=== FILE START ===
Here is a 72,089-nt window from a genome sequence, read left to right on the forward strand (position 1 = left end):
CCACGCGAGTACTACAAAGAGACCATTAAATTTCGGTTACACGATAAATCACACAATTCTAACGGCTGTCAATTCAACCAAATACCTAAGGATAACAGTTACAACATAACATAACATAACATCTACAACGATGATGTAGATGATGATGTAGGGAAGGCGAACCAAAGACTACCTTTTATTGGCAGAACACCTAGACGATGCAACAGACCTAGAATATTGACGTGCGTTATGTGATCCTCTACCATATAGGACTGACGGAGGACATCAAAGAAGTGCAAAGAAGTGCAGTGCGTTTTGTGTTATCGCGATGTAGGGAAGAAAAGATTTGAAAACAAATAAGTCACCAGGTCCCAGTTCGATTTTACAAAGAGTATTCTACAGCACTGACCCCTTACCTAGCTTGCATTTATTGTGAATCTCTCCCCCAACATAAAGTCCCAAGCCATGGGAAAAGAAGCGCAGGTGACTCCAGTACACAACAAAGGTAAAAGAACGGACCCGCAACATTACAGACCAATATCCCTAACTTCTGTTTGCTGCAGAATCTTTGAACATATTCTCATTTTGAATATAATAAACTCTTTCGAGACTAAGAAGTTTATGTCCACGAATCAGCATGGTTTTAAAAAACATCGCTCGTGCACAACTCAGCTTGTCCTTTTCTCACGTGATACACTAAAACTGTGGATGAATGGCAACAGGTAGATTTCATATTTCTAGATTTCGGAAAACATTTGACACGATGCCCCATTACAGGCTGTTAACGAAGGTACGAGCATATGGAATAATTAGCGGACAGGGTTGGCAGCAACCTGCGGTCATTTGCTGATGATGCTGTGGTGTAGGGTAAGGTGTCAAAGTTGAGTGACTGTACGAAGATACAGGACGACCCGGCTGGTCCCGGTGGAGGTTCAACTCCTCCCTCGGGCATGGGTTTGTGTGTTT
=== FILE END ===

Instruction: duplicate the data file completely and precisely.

Here is a 72,089-nt window from a genome sequence, read left to right on the forward strand (position 1 = left end):
CCACGCGAGTACTACAAAGAGACCATTAAATTTCGGTTACACGATAAATCACACAATTCTAACGGCTGTCAATTCAACCAAATACCTAAGGATAACAGTTACAACATAACATAACATAACATCTACAACGATGATGTAGATGATGATGTAGGGAAGGCGAACCAAAGACTACCTTTTATTGGCAGAACACCTAGACGATGCAACAGACCTAGAATATTGACGTGCGTTATGTGATCCTCTACCATATAGGACTGACGGAGGACATCAAAGAAGTGCAAAGAAGTGCAGTGCGTTTTGTGTTATCGCGATGTAGGGAAGAAAAGATTTGAAAACAAATAAGTCACCAGGTCCCAGTTCGATTTTACAAAGAGTATTCTACAGCACTGACCCCTTACCTAGCTTGCATTTATTGTGAATCTCTCCCCCAACATAAAGTCCCAAGCCATGGGAAAAGAAGCGCAGGTGACTCCAGTACACAACAAAGGTAAAAGAACGGACCCGCAACATTACAGACCAATATCCCTAACTTCTGTTTGCTGCAGAATCTTTGAACATATTCTCATTTTGAATATAATAAACTCTTTCGAGACTAAGAAGTTTATGTCCACGAATCAGCATGGTTTTAAAAAACATCGCTCGTGCACAACTCAGCTTGTCCTTTTCTCACGTGATACACTAAAACTGTGGATGAATGGCAACAGGTAGATTTCATATTTCTAGATTTCGGAAAACATTTGACACGATGCCCCATTACAGGCTGTTAACGAAGGTACGAGCATATGGAATAATTAGCGGACAGGGTTGGCAGCAACCTGCGGTCATTTGCTGATGATGCTGTGGTGTAGGGTAAGGTGTCAAAGTTGAGTGACTGTACGAAGATACAGGACGACCCGGCTGGTCCCGGTGGAGGTTCAACTCCTCCCTCGGGCATGGGTTTGTGTGTTT